The article featured this photograph of Santos:
Does it not seem almost embarrassingly apparent that Santos is juicing? Here's another picture of him from a few years ago:
His body has all the usual steroid signatures: the line between the pecs is well-defined all the way up to his collarbones; his deltoids taper down to well-defined points on the sides of his arms; he has convex trapezius muscles; he has a medical muscle chart level of definition; and he has veins popping out in places you wouldn't expect, like the outside of his right forearm in the top picture.
I'm sure he's passed all the drug tests he's been given, like many notorious juicers in sport. But the dopers are always a step ahead with new designer forms of artificial hormones for which tests haven't yet been devised.
Swimming seems to be a relatively clean sport. I think most of its biggest recent stars -- Michael Phelps, Ryan Lochte, Katie Ledecky, and Sarah Sjostrom -- are all obviously clean. But swimmers who look juiced aren't all that rare. And it's particularly suspicious when the athlete in question doesn't have any other markers for high testosterone levels.
When you see someone like French rugby player Sebastien Chabal, who was obviously hyperandrogenized as he was growing up --
-- big muscles are supposed to be part of the equation. They fit with the Neanderthal brow, the prominent nose, the wide cheekbones and the big bone structure, all of which express a naturally high testosterone level:
And Chabal, though he was listed as being 6' 3" and 249 pounds, doesn't even look overly muscular.
It's far more suspicious when someone who is basically boyish-looking -- meaning, their facial features and bone structure don't reflect their having had a high level of testosterone while growing up -- has abnormal musculature. An example of that would be Adam Peaty, the British Olympic champion and world record holder in the 100 meter breaststroke:
His huge arms simply don't "match" his boyish face and tiny waist. Here's another picture of Peaty:
Note the way his deltoid tapers down to a well-defined point, and the line between his pectorals extending all the way up to his collarbones. Peaty also shows another telltale sign: incredible, almost unnatural definition around the external obliques (the muscle at the side of the abdomen).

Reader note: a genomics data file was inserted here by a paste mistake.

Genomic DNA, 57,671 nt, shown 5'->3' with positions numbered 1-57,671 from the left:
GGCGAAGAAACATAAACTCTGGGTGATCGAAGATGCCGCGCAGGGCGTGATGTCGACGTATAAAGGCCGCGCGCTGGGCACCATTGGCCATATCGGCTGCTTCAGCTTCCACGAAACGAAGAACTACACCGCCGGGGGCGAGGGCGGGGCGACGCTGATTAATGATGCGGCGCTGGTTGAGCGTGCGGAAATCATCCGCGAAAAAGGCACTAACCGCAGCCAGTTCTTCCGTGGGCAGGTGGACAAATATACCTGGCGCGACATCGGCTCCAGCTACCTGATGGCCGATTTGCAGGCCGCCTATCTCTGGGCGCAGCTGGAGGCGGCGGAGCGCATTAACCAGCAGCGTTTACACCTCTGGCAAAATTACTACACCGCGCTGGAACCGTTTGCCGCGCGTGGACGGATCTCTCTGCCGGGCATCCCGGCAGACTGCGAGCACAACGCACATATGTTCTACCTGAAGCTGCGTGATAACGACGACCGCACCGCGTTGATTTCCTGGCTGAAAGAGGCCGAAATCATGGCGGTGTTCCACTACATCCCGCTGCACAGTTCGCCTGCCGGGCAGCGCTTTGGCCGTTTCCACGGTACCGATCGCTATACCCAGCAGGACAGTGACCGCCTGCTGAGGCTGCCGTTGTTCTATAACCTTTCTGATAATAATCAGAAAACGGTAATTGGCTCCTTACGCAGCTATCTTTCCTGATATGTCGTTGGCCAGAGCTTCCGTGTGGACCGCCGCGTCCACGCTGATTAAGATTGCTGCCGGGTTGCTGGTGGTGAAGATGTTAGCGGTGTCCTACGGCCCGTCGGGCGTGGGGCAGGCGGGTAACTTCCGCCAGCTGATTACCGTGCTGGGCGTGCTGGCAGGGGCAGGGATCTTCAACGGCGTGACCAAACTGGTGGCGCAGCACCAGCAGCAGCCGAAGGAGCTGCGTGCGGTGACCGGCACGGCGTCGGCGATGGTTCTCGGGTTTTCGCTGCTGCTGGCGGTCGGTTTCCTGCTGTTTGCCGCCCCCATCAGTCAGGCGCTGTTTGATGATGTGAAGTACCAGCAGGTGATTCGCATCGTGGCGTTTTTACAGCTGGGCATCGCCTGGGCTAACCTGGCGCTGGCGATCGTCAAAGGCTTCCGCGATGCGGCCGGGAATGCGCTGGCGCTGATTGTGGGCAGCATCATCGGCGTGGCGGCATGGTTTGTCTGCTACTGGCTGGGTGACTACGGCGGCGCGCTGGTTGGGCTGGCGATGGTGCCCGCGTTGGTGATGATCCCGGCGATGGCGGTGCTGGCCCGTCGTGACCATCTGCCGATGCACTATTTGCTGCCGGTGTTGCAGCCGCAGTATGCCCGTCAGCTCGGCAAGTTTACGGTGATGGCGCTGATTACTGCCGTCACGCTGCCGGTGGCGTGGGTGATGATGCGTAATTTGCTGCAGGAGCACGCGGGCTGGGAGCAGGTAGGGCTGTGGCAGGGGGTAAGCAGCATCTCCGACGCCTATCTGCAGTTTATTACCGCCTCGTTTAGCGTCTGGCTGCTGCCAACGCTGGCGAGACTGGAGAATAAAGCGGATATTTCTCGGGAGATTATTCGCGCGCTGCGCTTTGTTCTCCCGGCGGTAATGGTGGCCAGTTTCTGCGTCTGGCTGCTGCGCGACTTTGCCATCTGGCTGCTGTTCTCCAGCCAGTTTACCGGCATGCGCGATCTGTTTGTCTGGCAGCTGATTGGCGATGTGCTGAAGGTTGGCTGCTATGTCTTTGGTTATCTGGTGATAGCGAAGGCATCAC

Another example would be Ben Proud, who a couple weeks ago tied the second fastest ever 50 meter freestyle in textile:
Proud has the face of a guy who got picked on in junior high, and the body of a cartoon superhero.
I'm not saying Peaty and Proud are unquestionably doping (I think most British swimmers are clean, a statement I wouldn't make about the Brazilians or Chinese). And I obviously don't have proof that any of the three swimmers shown above are taking PEDs. But, the visual evidence is pretty compelling.
Bear in mind that it's awfully hard to develop such chiseled, bulging muscles while swimming six or so miles per day. Daily hard swimming workouts tend to wear one down and result in long, relatively slender, loose muscle, not the kind of muscle which would look at home on a body-building stage. Contrast the swimmers pictured above with the following examples of world class swimmers with more typical swimmers' builds.
Jack Conger, the American record holder in the 200 yard butterfly:
Will Licon, the American record holder in the 200 yard breaststroke:
Clark Smith, the American record holder in the 500 and 1650 yard freestyles:
Ippei Watanabe, the world record holder in the 200 meter breaststroke:
Aaron Piersol, the world record holder in the 200 meter backstroke:
It's virtually impossible to swim the distances required to be a world class competitor and be left with a sharply defined, bulging, body builder-like physique.
One must always allow for the fact that human beings come in an infinite variety of shapes and sizes. But when you see certain patterns, it's hard not to be suspicious. Especially since steroids leave their mark on a body as indelibly as gluttony, or a taste for tattoos.